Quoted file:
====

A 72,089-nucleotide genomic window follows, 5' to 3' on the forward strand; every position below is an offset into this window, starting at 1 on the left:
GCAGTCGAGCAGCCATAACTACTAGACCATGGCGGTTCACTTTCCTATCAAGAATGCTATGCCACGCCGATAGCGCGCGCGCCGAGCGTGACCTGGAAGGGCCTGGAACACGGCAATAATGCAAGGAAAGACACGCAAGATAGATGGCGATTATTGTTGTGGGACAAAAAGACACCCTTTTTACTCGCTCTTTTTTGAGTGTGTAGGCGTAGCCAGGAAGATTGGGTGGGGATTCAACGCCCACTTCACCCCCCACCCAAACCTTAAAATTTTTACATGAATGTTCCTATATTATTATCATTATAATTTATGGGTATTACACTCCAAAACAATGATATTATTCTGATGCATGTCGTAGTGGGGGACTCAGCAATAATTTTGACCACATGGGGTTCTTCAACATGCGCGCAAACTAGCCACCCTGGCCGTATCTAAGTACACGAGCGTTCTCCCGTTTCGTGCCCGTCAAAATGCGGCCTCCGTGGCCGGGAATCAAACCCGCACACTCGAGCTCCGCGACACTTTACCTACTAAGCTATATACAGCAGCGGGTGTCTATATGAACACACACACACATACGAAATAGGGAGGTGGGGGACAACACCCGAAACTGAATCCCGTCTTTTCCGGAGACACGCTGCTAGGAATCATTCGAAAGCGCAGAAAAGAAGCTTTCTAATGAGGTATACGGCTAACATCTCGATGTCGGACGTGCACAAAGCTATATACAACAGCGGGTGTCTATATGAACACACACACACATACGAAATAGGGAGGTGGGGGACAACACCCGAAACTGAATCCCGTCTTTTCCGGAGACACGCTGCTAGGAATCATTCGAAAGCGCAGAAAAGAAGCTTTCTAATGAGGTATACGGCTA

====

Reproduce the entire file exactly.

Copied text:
A 72,089-nucleotide genomic window follows, 5' to 3' on the forward strand; every position below is an offset into this window, starting at 1 on the left:
GCAGTCGAGCAGCCATAACTACTAGACCATGGCGGTTCACTTTCCTATCAAGAATGCTATGCCACGCCGATAGCGCGCGCGCCGAGCGTGACCTGGAAGGGCCTGGAACACGGCAATAATGCAAGGAAAGACACGCAAGATAGATGGCGATTATTGTTGTGGGACAAAAAGACACCCTTTTTACTCGCTCTTTTTTGAGTGTGTAGGCGTAGCCAGGAAGATTGGGTGGGGATTCAACGCCCACTTCACCCCCCACCCAAACCTTAAAATTTTTACATGAATGTTCCTATATTATTATCATTATAATTTATGGGTATTACACTCCAAAACAATGATATTATTCTGATGCATGTCGTAGTGGGGGACTCAGCAATAATTTTGACCACATGGGGTTCTTCAACATGCGCGCAAACTAGCCACCCTGGCCGTATCTAAGTACACGAGCGTTCTCCCGTTTCGTGCCCGTCAAAATGCGGCCTCCGTGGCCGGGAATCAAACCCGCACACTCGAGCTCCGCGACACTTTACCTACTAAGCTATATACAGCAGCGGGTGTCTATATGAACACACACACACATACGAAATAGGGAGGTGGGGGACAACACCCGAAACTGAATCCCGTCTTTTCCGGAGACACGCTGCTAGGAATCATTCGAAAGCGCAGAAAAGAAGCTTTCTAATGAGGTATACGGCTAACATCTCGATGTCGGACGTGCACAAAGCTATATACAACAGCGGGTGTCTATATGAACACACACACACATACGAAATAGGGAGGTGGGGGACAACACCCGAAACTGAATCCCGTCTTTTCCGGAGACACGCTGCTAGGAATCATTCGAAAGCGCAGAAAAGAAGCTTTCTAATGAGGTATACGGCTA